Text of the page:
CANADIAN CANOE CULTUREstream: How 5 Artists Reimagined Canoe Paddles | Canoeroots Magazine | Rapid Media
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5 canoe paddles painted beautifully. Photo by: ANDY ZELTKALNS

Artists heed the call of the wild to craft beautiful blades.

CANADIAN CANOE CULTUREstream
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Best to leave these works of art on the wall. This fall, creative canoeists painted, etched, burned, carved and knit more than 200 paddle submissions for Algonquin Outfitters’ Tom Thomson Paddle Art Contest.

The contest was designed to be a celebration of both art and paddling for the 100th anniversary of Canadian artist Tom Thomson’s mysterious death on Canoe Lake in Algonquin Park. It more than doubled its fundraising goal, bringing in $20,000 for local charities through an online auction. Contest rules stipulated that the only limit to creativity was that some part of the paddle had to remain a paddle.

We connected with the artists of some of the most eye-catching paddles to chat about their art, canoeing, relationships to Algonquin Park, and why one fiber-arts enthusiast chose to knit a cozy, Tom Thomson inspired sweater for her paddle.

1) NORTHERN CATCH

Artist: TAMARA HOLMAN

Profession: EARLY CHILDHOOD EDUCATOR

Time To Create: 50–60 HOURS

“This was my first time painting on something where the shape really dictated what I could do. The paddle is tall and slender, so I thought of a heron. I’ve always liked herons and I wanted to create my own interpretation of what the Algonquin

area means to me. The quiet, tranquil peace you get up here. Hopefully, no one will dip it in

the water—that’s what the protective gloss is for, but I’m not sure how it will react, and I’m kind of glad I won’t find out if it gets used or not.”

2) THE JOURNEY BEGINS

Artist: CHRISTINE GAGNE

Time To Create: “I NEVER COUNT.”

“On my first canoe trip in Algonquin 25 years ago, I went out in the canoe by myself and came across some shells. I thought it would be neat to paint a couple of loons on them, and later I started painting on feathers and leaves. The flat surface of a paddle is much easier to paint on. This year I took my parents to Algonquin for the first time. I booked the trip and then saw there was this contest going on, so I brought the paddle back home and started painting. I love the wildlife: The bears, the moose, the loons… that’s Canada, that’s Algonquin.”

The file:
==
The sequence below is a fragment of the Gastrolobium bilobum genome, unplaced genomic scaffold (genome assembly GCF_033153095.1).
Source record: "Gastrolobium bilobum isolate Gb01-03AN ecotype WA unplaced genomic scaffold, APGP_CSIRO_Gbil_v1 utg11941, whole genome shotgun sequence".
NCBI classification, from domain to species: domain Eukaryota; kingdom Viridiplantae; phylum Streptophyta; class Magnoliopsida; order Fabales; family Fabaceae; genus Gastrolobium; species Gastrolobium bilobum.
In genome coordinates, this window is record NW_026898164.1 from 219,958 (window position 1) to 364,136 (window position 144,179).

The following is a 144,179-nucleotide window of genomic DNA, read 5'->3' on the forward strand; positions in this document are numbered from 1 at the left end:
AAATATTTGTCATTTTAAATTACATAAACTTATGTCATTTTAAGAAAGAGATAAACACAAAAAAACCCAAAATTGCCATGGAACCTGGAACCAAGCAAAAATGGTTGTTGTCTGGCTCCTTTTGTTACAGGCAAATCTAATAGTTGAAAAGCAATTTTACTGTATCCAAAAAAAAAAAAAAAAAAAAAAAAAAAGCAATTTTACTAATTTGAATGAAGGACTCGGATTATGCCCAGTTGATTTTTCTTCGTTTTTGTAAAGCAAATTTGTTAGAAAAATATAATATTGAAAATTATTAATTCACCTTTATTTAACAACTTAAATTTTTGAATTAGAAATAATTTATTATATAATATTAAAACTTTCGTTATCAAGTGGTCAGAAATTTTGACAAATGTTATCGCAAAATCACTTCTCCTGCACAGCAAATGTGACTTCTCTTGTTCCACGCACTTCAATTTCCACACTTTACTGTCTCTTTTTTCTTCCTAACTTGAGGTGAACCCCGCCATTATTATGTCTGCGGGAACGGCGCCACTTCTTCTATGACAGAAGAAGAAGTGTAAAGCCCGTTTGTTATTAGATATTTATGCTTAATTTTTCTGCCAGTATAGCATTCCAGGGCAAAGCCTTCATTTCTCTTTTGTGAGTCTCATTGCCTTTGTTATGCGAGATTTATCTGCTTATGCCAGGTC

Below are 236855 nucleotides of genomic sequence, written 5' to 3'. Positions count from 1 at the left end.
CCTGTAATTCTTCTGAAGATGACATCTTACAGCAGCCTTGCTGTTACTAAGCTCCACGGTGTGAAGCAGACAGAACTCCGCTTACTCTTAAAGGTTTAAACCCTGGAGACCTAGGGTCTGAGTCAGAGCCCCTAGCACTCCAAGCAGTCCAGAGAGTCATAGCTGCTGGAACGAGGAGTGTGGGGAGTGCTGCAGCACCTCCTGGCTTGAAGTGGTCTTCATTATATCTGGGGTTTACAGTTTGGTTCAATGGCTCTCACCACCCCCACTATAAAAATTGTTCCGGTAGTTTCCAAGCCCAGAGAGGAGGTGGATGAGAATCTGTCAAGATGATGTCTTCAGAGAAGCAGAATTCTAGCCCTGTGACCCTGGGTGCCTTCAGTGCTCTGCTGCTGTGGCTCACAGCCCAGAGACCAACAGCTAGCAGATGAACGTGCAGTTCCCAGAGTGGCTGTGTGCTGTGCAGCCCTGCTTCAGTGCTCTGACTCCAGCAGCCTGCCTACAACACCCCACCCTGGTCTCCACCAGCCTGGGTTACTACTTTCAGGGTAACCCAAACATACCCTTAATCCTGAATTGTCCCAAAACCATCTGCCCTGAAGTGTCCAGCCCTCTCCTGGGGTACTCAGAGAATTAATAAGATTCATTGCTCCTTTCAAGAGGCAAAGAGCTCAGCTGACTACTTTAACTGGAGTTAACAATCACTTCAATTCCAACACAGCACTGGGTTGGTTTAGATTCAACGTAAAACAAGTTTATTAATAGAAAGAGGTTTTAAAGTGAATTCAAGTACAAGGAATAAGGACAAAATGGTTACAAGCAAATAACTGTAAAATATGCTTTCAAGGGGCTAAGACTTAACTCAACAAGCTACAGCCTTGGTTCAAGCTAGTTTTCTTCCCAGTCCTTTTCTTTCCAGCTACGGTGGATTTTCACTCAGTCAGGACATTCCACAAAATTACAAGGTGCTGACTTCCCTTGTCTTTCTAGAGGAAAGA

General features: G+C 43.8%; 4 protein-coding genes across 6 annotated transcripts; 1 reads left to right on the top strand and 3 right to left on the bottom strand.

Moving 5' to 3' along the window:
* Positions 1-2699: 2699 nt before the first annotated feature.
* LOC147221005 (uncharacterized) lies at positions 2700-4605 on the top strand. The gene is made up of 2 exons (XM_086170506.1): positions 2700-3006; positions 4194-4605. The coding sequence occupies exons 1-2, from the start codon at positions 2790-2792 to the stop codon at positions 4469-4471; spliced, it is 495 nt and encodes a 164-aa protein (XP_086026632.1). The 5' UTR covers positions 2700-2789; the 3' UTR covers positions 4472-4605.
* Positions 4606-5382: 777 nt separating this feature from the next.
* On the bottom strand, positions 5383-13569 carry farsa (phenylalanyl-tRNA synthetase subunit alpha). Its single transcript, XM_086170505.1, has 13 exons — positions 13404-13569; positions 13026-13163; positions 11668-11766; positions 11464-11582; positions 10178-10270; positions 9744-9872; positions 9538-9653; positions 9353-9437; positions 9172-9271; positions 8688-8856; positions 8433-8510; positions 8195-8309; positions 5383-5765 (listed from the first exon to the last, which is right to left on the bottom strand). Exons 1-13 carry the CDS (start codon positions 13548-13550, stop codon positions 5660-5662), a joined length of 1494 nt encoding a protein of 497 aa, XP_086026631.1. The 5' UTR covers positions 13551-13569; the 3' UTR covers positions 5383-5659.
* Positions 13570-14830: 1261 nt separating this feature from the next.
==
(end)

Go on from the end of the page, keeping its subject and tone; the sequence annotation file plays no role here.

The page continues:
3) LARGEMOUTH BASS

Artist: JACQUELINE MORIN PROUD

Profession: ARTIST

Time To Create: 12 HOURS

“When I saw the paddle, the first thing that came to mind was that it looked like a fish. My husband asked how I would deal with the fins, and I said, ‘Well, I’ll figure it out when I get there!’ Summer came and summer went, and then one day we were back at the cottage and I figured I’d better get to work if I wanted to make it look real. I knew I’d have to sand it down and tailor the shape. I love working with paint, wood, tools and repurposed items. I had this old binder with this flexible, see-through material and I thought this would add a different texture, so it was just a matter of taking out the router to insert the fins.”

4) TOM’S MAP

Artist: KATIE OHLKE

Profession: HIGH SCHOOL ART TEACHER

Time To Create: A COUPLE OF DAYS

“I love painting on paddles, especially paddles which are older or damaged. I chose a used paddle to give a rustic look and I wanted the paddle to have previous adventures in it. It is a depth map of Canoe Lake in Algonquin Park. I added resin tinted blue as water. It is also marked with key points around the lake Tom Thomson would have found important. While looking out at Canoe Lake, I started thinking about how Tom would have seen it. Not in the painting sense, but in his day-to-day life. He would have thought about lake depth for fishing and his favorite haunts around the lake where he would stay, visit, fish, camp or paint.”

5) SUNRISE

Artist: MARJORIE BROWNLEE

Profession: TEAM LEADER, AGRICORP

Time To Create: 40 HOURS

“My paddle is done in fiber arts. It’s wool and alpaca fibers, needle-felted and glued onto the paddle. The shaft is wrapped in yarn. I’ve worked with these materials since I was a child. I did actually paint a paddle for the contest first, but I wasn’t happy with it. I’m not an artist—I sew, knit and crochet—and I thought this would be fun. I didn’t make the paddle waterproof, but it is felted, so it is kind of pre-shrunk… I wouldn’t recommend putting it in the water.”

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